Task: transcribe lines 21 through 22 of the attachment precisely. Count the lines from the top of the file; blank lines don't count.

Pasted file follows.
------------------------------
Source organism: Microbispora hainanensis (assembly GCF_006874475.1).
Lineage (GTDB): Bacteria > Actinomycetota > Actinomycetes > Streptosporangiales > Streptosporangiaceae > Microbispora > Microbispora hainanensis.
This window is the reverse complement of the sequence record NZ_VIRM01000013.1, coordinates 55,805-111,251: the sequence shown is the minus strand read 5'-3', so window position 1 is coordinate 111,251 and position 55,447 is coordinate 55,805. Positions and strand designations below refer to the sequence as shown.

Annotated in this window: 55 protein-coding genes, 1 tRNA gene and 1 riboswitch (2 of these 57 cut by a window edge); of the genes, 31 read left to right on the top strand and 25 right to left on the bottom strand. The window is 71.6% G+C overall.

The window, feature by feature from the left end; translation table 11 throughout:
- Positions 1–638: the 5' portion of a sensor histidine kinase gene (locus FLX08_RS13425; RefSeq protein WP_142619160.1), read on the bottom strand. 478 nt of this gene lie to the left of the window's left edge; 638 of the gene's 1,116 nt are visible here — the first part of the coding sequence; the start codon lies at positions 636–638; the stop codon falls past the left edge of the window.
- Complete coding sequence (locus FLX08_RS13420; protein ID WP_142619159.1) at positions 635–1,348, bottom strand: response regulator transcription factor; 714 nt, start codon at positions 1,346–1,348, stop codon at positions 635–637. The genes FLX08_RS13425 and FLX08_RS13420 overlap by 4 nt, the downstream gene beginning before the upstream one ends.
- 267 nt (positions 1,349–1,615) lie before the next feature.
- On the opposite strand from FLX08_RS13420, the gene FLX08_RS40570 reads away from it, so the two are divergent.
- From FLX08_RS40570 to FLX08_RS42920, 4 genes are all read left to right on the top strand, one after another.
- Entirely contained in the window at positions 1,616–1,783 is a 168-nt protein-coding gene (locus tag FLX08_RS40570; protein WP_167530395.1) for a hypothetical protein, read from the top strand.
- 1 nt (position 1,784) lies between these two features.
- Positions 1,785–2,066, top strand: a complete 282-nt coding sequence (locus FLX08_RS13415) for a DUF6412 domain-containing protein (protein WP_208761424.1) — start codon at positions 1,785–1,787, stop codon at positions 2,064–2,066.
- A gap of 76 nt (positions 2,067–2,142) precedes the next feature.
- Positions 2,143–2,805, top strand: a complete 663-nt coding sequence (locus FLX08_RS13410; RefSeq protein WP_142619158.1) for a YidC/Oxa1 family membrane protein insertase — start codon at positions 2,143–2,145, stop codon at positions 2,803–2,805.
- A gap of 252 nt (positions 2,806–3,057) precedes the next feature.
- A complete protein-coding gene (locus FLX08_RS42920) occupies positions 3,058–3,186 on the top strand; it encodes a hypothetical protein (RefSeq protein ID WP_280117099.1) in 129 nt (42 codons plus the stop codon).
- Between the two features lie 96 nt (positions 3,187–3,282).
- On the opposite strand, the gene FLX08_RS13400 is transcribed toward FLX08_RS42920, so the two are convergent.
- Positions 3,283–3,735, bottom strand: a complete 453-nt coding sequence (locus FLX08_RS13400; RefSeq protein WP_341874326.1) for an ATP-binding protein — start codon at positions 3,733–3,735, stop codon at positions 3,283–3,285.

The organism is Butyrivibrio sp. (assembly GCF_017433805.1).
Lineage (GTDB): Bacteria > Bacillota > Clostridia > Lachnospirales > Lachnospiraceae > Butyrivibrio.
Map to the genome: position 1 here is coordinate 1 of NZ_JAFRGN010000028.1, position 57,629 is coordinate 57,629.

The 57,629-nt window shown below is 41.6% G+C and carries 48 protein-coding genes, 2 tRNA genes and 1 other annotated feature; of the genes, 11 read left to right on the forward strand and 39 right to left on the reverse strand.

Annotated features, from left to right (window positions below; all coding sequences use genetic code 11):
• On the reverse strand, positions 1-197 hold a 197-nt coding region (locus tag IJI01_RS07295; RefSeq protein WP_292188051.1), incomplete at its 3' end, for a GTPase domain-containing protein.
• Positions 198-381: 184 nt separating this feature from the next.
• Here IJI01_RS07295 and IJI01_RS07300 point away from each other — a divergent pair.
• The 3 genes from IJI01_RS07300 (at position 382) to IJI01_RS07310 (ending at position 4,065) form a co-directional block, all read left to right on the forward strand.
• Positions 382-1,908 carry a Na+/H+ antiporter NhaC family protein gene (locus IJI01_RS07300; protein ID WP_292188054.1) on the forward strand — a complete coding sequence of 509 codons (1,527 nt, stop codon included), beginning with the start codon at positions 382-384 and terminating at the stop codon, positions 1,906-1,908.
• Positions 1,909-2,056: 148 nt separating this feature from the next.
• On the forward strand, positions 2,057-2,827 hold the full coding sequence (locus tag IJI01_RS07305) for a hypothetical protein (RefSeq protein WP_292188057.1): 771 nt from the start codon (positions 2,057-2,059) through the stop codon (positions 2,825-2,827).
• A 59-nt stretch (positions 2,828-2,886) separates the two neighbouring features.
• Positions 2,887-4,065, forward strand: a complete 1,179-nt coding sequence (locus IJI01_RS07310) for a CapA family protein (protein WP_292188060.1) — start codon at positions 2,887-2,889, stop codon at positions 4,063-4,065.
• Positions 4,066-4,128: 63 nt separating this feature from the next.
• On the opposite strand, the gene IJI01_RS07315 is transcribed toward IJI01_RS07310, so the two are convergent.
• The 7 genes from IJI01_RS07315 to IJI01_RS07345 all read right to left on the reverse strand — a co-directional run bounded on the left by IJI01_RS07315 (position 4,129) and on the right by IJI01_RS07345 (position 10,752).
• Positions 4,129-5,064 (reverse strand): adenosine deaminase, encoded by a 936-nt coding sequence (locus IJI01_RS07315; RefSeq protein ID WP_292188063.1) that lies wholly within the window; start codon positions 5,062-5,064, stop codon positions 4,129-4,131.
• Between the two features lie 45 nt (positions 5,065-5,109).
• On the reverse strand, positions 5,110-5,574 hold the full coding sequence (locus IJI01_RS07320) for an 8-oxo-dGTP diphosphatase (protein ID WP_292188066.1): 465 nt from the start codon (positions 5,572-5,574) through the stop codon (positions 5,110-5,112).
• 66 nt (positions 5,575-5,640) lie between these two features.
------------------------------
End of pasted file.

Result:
The organism is Butyrivibrio sp. (assembly GCF_017433805.1).
Lineage (GTDB): Bacteria > Bacillota > Clostridia > Lachnospirales > Lachnospiraceae > Butyrivibrio.